Narcotics From Myanmar Still Flowing Into India’s Northeast Despite Crackdown
By Rajeev Bhattacharyya 9 March 2022
Narcotics from Myanmar continue to be smuggled into India’s frontier Northeast region despite a crackdown over the past several months.
The clampdown in Assam, a centrally located state in the region, has gathered steam since May last year. It is one of the Indian states worst affected by drugs.
Between May and December last year, 13 kg of heroin, 265 kg of cannabis, 260,000 tablets including yaba (methamphetamine) and 16,000 bottles of cough syrup (which contains precursor chemicals) were confiscated and as many as 156 criminal cases registered with 368 people arrested. On many occasions, operations by police have also led to the seizure of brown sugar, a type of adulterated heroin, in different parts of the state.
“There has been a marginal decrease in the flow of drugs from Myanmar. Assam Police [have] managed to choke the Imphal-Dimapur-Numaligarh artery, which was most prolific, but there are still many vulnerable routes that crisscross the state,” said Assam police director-general Bhaskar Jyoti Mahanta.
Among the items that have been seized in the Northeast, the heroin, brown sugar and yaba originated in laboratories in Myanmar, while the cough syrup consignments are believed to have been produced at centers in northern India’s Himachal Pradesh and Uttarakhand states.
Some officials believe that most of the heroin and brown sugar from Myanmar is consumed in India’s metropolises, with part of the consignments being smuggled to other countries. In 2019, 14 kg of heroin that came in through Manipur was confiscated in New Delhi. An investigation revealed that the kingpin was a woman identified as Didi who was procuring drugs from Nepal, Myanmar and Bangladesh and delivering them to her contacts in Siliguri.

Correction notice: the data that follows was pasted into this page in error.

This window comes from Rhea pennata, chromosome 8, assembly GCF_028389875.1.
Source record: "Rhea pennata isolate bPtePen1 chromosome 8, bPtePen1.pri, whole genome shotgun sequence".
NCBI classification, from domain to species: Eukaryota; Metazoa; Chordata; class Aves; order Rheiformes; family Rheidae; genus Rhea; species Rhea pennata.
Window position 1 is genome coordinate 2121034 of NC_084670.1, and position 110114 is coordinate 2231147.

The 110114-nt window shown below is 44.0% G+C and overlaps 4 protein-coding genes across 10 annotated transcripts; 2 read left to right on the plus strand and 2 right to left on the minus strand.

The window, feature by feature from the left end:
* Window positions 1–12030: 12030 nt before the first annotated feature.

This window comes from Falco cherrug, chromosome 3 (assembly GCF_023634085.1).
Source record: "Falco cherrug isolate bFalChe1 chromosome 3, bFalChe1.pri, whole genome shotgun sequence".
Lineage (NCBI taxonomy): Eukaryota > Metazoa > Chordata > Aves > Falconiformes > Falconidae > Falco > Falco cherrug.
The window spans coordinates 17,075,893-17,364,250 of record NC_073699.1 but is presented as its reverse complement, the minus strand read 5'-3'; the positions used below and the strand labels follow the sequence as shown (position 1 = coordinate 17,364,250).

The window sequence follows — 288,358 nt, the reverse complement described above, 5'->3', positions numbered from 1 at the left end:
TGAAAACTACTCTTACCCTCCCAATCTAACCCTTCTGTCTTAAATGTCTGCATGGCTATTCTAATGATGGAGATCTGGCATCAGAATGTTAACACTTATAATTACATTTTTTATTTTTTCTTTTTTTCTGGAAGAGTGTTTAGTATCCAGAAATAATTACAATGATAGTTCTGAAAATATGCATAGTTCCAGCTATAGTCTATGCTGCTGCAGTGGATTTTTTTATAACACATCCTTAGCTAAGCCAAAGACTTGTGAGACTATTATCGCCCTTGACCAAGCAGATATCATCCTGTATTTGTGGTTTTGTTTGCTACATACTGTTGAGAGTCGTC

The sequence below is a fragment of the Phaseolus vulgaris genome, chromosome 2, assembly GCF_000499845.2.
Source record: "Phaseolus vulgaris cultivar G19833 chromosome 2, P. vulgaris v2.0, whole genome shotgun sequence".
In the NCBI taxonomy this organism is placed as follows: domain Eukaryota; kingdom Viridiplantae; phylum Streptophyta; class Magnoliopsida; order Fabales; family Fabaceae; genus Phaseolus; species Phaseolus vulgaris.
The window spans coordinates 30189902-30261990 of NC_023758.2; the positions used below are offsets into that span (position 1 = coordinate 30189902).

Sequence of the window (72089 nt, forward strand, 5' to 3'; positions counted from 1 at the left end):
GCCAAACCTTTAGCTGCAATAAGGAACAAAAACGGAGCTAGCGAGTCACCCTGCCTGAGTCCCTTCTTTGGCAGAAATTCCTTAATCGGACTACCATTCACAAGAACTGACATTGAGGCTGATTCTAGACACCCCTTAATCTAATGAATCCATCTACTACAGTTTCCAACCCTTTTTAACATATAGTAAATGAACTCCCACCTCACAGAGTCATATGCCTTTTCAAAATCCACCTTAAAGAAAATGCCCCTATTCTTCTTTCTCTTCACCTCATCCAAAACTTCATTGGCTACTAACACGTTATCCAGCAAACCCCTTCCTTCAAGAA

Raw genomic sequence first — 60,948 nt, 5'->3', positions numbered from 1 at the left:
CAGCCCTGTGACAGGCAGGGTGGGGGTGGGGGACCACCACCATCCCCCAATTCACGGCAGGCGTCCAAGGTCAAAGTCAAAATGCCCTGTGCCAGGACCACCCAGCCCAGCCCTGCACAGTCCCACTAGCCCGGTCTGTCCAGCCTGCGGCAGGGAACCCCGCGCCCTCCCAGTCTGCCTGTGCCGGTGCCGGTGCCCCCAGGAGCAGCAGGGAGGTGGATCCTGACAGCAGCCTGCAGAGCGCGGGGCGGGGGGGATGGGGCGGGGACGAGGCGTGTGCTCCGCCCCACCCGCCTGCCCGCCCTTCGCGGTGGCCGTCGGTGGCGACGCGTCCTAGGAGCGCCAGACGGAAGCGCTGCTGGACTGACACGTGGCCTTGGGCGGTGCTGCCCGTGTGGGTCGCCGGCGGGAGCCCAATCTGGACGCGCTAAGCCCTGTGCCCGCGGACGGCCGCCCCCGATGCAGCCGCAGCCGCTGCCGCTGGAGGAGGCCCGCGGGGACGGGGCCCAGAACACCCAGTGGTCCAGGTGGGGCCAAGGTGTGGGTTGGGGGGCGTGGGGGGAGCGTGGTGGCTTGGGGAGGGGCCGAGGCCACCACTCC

Yaba and another synthetic variant, brightly colored pills known as “World Is Yours” (WY), are cheaper and simpler to produce than either heroin or brown sugar. They are methamphetamine tablets containing caffeine which can be smoked, snorted, ingested or injected.
Unlike the other items, most of the methamphetamine consignments from Myanmar are smuggled out to Bangladesh through certain zones in Meghalaya, Assam and West Bengal in India’s northeast. According to some estimates, around 2 million yaba tablets are consumed daily in Bangladesh.
Officials have identified three factors triggering an unremitting flow of narcotics from Myanmar into India. A vast stretch of the 1,643-km India-Myanmar border is porous, underdeveloped and hilly. Furthermore, the “free border regime” between the neighbors allows citizens from one country to travel up to 16 km into the other.
Keeping an effective tab on cross-border drug peddling is therefore a daunting task for the Assam Rifles deployed along the Indian side of the border.
Cultivation of opium in the border states of Arunachal Pradesh, Nagaland and Manipur has spiraled in the last decade or so. “It is a profitable venture and the bulk of the produce [is] transported to the laboratories [in Myanmar] that have sprung up at locations not far from the border. And some of these facilities have the tacit support of a section of the [Myanmar] military and insurgents as it means extra income for them,” an official said.
Among these border states, Manipur has been the most affected by the phenomenon. Police and anti-narcotics agencies routinely carry out operations to destroy tracts of poppy cultivation. In 2017-19, police uprooted poppy plants spanning an area of 1,156 hectares.
In Myanmar’s Chin State, which borders the twin states of Manipur and Mizoram in India’s northeast, the area under poppy cultivation has increased as per the Myanmar Opium Survey 2018 published by the United Nations Office on Drugs and Crime (UNODC).
Officials believe that manufacturing drugs at laboratories in Chin State and Sagaing Region is more economical for the drug cartels than in Shan State, in the Golden Triangle.
Assam police chief Mahanta said India’s Narcotics Control Bureau has agreed to install a scanner at Gossaigaon near Assam’s border with West Bengal. The objective is to scan all vehicles and especially trucks that traverse long distances from the northeast to other states in India.
Rajeev Bhattacharyya is a senior journalist in Assam, India.
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